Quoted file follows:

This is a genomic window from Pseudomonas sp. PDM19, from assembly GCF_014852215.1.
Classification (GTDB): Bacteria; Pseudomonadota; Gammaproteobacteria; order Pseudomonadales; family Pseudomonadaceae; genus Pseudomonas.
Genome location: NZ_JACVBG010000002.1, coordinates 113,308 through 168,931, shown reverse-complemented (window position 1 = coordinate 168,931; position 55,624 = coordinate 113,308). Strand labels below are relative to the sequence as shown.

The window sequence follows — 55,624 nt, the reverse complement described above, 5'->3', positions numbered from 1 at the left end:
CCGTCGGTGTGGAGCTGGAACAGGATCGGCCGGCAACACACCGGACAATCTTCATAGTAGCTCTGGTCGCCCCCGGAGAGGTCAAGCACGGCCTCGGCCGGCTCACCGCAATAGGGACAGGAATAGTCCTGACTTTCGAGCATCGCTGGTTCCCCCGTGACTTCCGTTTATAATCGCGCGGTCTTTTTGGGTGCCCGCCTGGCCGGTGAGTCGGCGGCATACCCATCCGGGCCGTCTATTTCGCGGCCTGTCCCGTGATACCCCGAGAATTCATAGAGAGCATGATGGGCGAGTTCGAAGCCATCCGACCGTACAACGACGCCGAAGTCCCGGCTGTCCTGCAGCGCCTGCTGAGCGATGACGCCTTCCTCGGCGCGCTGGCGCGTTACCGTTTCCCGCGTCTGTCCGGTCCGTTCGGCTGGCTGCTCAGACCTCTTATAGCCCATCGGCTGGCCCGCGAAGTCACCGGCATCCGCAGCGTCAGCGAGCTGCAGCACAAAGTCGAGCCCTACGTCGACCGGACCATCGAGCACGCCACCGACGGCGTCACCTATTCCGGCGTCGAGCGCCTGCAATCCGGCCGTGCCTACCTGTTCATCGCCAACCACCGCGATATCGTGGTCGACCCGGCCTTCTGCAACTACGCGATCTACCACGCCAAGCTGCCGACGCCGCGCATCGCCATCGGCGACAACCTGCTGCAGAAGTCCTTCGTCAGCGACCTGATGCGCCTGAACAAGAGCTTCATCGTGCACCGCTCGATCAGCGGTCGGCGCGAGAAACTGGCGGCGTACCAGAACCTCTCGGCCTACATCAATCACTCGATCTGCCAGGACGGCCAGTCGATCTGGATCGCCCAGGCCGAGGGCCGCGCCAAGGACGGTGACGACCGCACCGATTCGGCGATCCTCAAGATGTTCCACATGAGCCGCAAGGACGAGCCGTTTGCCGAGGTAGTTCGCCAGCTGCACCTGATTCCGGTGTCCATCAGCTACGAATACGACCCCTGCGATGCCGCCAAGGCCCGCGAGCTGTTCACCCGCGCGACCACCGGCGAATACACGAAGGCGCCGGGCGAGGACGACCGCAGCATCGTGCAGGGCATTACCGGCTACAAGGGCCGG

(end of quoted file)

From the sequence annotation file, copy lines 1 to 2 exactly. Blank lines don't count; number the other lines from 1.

This is a genomic window from Pseudomonas sp. PDM19, from assembly GCF_014852215.1.
Classification (GTDB): Bacteria; Pseudomonadota; Gammaproteobacteria; order Pseudomonadales; family Pseudomonadaceae; genus Pseudomonas.